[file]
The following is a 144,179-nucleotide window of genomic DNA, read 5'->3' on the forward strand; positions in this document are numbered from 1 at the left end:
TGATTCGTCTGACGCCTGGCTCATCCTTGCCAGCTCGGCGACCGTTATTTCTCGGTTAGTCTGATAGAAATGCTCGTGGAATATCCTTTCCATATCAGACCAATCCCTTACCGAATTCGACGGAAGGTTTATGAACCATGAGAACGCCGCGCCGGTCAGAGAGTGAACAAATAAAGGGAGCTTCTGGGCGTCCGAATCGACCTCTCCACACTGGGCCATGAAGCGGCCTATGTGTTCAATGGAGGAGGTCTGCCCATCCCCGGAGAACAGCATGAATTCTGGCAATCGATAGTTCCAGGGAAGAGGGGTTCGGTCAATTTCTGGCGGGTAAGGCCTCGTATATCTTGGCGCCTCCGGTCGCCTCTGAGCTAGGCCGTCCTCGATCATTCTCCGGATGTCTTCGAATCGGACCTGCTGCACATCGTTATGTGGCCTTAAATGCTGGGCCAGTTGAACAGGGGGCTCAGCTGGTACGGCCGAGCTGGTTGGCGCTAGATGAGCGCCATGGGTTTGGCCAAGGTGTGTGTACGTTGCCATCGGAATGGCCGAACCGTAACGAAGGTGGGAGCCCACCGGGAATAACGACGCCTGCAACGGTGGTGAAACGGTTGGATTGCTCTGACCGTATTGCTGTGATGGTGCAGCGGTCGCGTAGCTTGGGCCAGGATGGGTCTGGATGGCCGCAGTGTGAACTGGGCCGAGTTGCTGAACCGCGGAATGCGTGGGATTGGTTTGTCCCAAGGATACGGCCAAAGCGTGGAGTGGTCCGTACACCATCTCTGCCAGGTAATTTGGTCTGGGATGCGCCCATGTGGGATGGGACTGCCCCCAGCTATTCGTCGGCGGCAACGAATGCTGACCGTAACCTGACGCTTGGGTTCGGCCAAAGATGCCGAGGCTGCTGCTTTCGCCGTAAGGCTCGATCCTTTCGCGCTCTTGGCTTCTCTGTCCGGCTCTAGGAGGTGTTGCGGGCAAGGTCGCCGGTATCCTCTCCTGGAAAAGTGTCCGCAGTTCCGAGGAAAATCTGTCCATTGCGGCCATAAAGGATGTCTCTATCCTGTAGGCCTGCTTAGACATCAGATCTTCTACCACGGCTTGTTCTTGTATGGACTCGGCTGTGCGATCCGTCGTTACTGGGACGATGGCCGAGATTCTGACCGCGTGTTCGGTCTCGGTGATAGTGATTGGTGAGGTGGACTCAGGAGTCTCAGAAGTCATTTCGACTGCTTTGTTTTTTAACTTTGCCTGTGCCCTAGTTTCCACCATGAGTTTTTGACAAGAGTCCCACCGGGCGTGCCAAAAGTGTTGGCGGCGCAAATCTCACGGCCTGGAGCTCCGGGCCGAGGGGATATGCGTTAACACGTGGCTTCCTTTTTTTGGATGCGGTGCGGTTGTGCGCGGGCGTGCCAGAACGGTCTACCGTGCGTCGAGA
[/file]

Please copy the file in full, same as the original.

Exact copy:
The following is a 144,179-nucleotide window of genomic DNA, read 5'->3' on the forward strand; positions in this document are numbered from 1 at the left end:
TGATTCGTCTGACGCCTGGCTCATCCTTGCCAGCTCGGCGACCGTTATTTCTCGGTTAGTCTGATAGAAATGCTCGTGGAATATCCTTTCCATATCAGACCAATCCCTTACCGAATTCGACGGAAGGTTTATGAACCATGAGAACGCCGCGCCGGTCAGAGAGTGAACAAATAAAGGGAGCTTCTGGGCGTCCGAATCGACCTCTCCACACTGGGCCATGAAGCGGCCTATGTGTTCAATGGAGGAGGTCTGCCCATCCCCGGAGAACAGCATGAATTCTGGCAATCGATAGTTCCAGGGAAGAGGGGTTCGGTCAATTTCTGGCGGGTAAGGCCTCGTATATCTTGGCGCCTCCGGTCGCCTCTGAGCTAGGCCGTCCTCGATCATTCTCCGGATGTCTTCGAATCGGACCTGCTGCACATCGTTATGTGGCCTTAAATGCTGGGCCAGTTGAACAGGGGGCTCAGCTGGTACGGCCGAGCTGGTTGGCGCTAGATGAGCGCCATGGGTTTGGCCAAGGTGTGTGTACGTTGCCATCGGAATGGCCGAACCGTAACGAAGGTGGGAGCCCACCGGGAATAACGACGCCTGCAACGGTGGTGAAACGGTTGGATTGCTCTGACCGTATTGCTGTGATGGTGCAGCGGTCGCGTAGCTTGGGCCAGGATGGGTCTGGATGGCCGCAGTGTGAACTGGGCCGAGTTGCTGAACCGCGGAATGCGTGGGATTGGTTTGTCCCAAGGATACGGCCAAAGCGTGGAGTGGTCCGTACACCATCTCTGCCAGGTAATTTGGTCTGGGATGCGCCCATGTGGGATGGGACTGCCCCCAGCTATTCGTCGGCGGCAACGAATGCTGACCGTAACCTGACGCTTGGGTTCGGCCAAAGATGCCGAGGCTGCTGCTTTCGCCGTAAGGCTCGATCCTTTCGCGCTCTTGGCTTCTCTGTCCGGCTCTAGGAGGTGTTGCGGGCAAGGTCGCCGGTATCCTCTCCTGGAAAAGTGTCCGCAGTTCCGAGGAAAATCTGTCCATTGCGGCCATAAAGGATGTCTCTATCCTGTAGGCCTGCTTAGACATCAGATCTTCTACCACGGCTTGTTCTTGTATGGACTCGGCTGTGCGATCCGTCGTTACTGGGACGATGGCCGAGATTCTGACCGCGTGTTCGGTCTCGGTGATAGTGATTGGTGAGGTGGACTCAGGAGTCTCAGAAGTCATTTCGACTGCTTTGTTTTTTAACTTTGCCTGTGCCCTAGTTTCCACCATGAGTTTTTGACAAGAGTCCCACCGGGCGTGCCAAAAGTGTTGGCGGCGCAAATCTCACGGCCTGGAGCTCCGGGCCGAGGGGATATGCGTTAACACGTGGCTTCCTTTTTTTGGATGCGGTGCGGTTGTGCGCGGGCGTGCCAGAACGGTCTACCGTGCGTCGAGA